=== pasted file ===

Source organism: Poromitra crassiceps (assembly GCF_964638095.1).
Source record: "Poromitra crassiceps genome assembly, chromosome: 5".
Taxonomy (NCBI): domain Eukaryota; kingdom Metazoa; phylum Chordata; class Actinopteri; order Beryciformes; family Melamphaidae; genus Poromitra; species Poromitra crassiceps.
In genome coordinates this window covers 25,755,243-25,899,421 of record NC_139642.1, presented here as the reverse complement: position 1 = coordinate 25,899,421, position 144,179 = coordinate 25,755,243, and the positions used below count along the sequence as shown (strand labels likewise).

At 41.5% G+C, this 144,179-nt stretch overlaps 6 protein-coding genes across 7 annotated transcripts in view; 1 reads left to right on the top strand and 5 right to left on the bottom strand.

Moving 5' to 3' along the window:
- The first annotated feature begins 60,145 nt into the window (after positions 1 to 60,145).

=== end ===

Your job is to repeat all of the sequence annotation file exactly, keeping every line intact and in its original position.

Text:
Source organism: Poromitra crassiceps (assembly GCF_964638095.1).
Source record: "Poromitra crassiceps genome assembly, chromosome: 5".
Taxonomy (NCBI): domain Eukaryota; kingdom Metazoa; phylum Chordata; class Actinopteri; order Beryciformes; family Melamphaidae; genus Poromitra; species Poromitra crassiceps.
In genome coordinates this window covers 25,755,243-25,899,421 of record NC_139642.1, presented here as the reverse complement: position 1 = coordinate 25,899,421, position 144,179 = coordinate 25,755,243, and the positions used below count along the sequence as shown (strand labels likewise).

At 41.5% G+C, this 144,179-nt stretch overlaps 6 protein-coding genes across 7 annotated transcripts in view; 1 reads left to right on the top strand and 5 right to left on the bottom strand.

Moving 5' to 3' along the window:
- The first annotated feature begins 60,145 nt into the window (after positions 1 to 60,145).